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But this is not the only - or even the worst - example of industrial pollution in Missouri. The Environment Missouri Research and Policy Center recently released its biannual “Wasting Our Waterways” report, ranking Missouri as 11th in the nation for the highest amount of total developmental toxins discharged in 2012. Those are chemicals that affect the reproductive and developmental ability of an organism, including animals and people.

The Upper Black River region, in eastern Missouri, ranked as the fourth most polluted in the nation for developmental toxins.

And Tyson Foods was named the biggest polluter in Missouri, at its Sedalia plant, and among the biggest polluters in the country.

The report, gathered from the Environmental Protection Agency’s Toxic Release Inventory, self-reported by polluting facilities, calls for industries to switch from toxic chemicals to safer alternatives whenever possible. But it also points out that court cases brought by those polluters have gutted some of the Clean Water Act protections in Missouri and the nation.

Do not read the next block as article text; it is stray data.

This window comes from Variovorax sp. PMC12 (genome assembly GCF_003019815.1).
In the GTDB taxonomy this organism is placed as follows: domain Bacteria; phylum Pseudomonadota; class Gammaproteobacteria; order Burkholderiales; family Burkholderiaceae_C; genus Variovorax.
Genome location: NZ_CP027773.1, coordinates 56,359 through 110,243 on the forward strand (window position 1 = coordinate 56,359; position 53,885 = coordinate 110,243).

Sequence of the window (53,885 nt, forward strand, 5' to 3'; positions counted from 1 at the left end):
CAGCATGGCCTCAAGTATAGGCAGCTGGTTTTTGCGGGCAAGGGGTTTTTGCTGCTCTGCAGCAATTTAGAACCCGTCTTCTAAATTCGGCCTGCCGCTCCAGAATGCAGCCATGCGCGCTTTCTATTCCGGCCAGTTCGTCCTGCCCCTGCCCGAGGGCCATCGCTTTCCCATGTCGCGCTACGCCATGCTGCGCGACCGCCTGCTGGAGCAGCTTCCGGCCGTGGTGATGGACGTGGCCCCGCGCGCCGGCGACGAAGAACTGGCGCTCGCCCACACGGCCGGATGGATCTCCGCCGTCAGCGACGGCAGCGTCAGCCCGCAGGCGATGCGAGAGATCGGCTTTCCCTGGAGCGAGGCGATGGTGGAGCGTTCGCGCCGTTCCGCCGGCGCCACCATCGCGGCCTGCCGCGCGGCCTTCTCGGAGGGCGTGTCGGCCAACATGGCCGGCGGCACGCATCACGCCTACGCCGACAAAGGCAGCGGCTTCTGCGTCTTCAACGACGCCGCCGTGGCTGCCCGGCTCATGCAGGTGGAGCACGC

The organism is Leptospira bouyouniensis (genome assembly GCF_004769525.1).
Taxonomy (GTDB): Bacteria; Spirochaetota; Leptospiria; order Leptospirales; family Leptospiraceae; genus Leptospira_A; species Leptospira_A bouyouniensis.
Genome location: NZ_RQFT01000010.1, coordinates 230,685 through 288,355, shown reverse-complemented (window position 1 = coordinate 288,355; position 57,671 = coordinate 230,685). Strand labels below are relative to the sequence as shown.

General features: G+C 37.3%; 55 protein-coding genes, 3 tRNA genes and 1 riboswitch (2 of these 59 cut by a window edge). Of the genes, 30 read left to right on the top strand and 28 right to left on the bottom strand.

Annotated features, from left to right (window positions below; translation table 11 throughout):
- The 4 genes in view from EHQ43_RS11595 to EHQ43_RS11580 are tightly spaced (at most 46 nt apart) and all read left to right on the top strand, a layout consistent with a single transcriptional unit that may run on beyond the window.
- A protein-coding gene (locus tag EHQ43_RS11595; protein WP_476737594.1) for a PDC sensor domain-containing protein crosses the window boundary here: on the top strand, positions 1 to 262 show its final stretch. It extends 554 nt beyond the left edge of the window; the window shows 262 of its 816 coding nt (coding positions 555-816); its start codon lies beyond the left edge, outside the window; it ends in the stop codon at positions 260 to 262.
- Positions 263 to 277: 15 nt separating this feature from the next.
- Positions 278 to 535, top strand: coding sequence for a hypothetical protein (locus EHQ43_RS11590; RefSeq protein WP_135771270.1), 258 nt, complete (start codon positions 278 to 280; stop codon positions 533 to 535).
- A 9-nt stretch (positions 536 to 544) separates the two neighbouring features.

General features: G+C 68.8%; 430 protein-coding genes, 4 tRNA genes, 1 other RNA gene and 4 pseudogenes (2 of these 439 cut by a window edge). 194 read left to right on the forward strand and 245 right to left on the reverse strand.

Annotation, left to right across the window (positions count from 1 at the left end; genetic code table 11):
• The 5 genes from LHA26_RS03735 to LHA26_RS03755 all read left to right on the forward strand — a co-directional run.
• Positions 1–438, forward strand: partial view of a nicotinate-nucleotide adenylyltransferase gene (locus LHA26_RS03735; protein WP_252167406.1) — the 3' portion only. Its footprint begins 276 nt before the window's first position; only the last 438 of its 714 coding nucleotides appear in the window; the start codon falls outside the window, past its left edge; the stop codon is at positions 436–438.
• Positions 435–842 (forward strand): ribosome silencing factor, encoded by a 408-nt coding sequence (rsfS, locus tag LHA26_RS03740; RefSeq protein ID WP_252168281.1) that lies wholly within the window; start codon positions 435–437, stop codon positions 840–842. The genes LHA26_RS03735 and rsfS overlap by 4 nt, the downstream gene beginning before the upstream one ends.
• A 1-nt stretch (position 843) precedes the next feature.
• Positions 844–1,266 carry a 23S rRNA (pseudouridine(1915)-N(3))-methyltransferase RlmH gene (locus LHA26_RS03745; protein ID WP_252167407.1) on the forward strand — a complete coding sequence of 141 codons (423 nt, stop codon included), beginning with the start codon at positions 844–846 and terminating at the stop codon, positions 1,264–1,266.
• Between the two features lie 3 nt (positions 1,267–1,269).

The EPA and U.S. Army Corps of Engineers have proposed a rule to close the loopholes that have left Missouri’s waterways at risk and restore Clean Water Act protections. The proposed rule would expand the definition of waterways under the act. Polluting industries have vigorously opposed that rule.

Strengthening federal and state laws is an important tool to enforcement, but a better step would be for governments to work with polluting industries to encourage and support use of safer alternatives.

Forcing polluters to pay penalties for such incidents as the Clear Creek fish kill is one way to do that, but we must also seek more proactive efforts.

Protecting our environment and our economy must be mutual goals. We cannot protect one at the expense of the other.